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  • Karl Grech

How to Become an Emotionally Intelligent Leader

The Emotionally Intelligent Leader Programme is here to improve your understanding of emotions and emotional intelligence. Explore and practise tools and techniques for applying EI in leadership and creating high performance in others. Develop self and other awareness and learn how to build resilience in the workplace.


There is an abundance of research on the impact emotions have on an individuals’ performance in the workplace. It shows that people often perform their worst when they experience unproductive feelings, such as feeling frustrated, concerned, stressed, inadequate, and fearful.


Research also shows that people perform their best when they feel involved in purposeful work that develops who they are… and when they feel valued, cared for, consulted, respected, informed and understood.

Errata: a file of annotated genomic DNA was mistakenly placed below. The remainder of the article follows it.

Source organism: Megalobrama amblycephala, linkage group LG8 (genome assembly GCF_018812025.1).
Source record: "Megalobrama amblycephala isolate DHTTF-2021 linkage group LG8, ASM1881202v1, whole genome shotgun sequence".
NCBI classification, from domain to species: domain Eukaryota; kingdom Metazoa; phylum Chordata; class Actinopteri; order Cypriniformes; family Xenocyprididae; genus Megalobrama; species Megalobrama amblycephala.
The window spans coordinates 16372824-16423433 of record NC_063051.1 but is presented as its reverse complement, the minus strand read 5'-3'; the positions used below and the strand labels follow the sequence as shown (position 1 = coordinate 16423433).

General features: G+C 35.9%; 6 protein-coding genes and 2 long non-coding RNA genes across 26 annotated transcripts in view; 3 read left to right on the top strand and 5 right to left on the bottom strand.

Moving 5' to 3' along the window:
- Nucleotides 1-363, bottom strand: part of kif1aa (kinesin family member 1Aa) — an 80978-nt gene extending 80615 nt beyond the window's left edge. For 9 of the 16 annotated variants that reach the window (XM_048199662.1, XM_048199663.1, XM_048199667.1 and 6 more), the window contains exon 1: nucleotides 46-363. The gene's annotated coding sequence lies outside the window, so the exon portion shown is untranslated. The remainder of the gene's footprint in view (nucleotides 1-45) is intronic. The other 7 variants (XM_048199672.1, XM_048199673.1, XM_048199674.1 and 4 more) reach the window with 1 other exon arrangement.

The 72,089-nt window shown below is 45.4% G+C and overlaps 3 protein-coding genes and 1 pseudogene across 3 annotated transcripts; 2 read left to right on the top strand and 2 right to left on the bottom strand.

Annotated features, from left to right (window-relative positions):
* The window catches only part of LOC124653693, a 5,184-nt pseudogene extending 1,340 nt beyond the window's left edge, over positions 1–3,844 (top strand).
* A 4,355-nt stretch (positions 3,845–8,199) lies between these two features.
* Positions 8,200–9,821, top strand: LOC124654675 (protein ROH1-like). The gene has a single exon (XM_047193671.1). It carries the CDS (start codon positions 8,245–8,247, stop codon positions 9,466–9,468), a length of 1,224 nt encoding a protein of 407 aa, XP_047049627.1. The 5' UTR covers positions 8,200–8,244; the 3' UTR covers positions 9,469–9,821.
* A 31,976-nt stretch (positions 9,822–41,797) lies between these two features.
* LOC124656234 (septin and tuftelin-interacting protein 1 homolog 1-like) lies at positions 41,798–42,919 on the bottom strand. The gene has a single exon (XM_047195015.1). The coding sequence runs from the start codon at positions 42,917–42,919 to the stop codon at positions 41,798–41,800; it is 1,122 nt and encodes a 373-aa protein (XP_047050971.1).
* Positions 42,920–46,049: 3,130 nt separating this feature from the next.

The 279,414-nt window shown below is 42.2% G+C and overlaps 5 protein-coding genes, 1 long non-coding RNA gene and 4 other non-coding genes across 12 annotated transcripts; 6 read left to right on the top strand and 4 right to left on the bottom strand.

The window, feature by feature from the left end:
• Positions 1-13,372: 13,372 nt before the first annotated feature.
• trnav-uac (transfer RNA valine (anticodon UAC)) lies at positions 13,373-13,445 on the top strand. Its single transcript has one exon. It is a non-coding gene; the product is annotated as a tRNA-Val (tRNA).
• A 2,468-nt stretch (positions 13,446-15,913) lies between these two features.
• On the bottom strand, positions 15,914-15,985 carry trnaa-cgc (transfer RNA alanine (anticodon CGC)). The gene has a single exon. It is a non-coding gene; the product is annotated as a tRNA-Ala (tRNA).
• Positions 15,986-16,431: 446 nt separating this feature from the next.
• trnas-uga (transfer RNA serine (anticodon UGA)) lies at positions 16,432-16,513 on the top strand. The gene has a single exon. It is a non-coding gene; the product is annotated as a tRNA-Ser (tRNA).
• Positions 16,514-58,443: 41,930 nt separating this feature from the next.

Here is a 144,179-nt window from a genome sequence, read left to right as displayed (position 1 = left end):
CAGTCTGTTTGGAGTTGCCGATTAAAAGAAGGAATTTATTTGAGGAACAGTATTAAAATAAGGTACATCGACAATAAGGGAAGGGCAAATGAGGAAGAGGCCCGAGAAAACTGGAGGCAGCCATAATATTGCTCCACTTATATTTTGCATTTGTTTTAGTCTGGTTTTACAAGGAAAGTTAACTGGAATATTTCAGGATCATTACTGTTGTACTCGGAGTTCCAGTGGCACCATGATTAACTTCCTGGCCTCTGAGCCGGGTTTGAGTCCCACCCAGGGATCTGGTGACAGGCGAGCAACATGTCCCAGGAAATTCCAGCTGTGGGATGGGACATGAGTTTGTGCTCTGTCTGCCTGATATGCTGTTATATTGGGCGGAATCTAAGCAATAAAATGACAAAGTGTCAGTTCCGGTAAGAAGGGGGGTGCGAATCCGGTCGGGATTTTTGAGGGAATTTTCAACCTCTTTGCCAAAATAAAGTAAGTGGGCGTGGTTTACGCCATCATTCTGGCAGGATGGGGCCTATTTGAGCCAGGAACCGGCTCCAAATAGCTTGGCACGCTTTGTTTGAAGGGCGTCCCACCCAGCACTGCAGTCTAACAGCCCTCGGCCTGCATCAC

So, how can developing your leadership help ensure your people feel and perform their best?


Leadership is fundamentally about facilitating performance, getting others to do their best, and to do their work effectively and efficiently. One of the most robust, consistent findings in the area of social sciences is that there is a direct link between the way people feel and the way people perform. As such, leaders need to be skilled at identifying, understanding and influencing emotion within themselves and others in order to inspire performance.


Emotionally intelligent leadership is about leaders intelligently using emotions to facilitate high performance in themselves and others.


In the Emotionally Intelligent Leader programme, participants first partake in a personal Genos EI Leadership Assessment, in order to understand “how they are showing up at work.”



Attendees will improve their understanding of emotions and emotional intelligence. They will also explore and practise tools and techniques for applying emotional intelligence in leadership, and creating conditions for others to achieve high performance.


In the program, attendees will:

  • explore the neuroscience of emotions and emotional intelligence,

  • examine tools and techniques for effectively asking for, and responding to, feedback,

  • explore techniques for developing self and other awareness,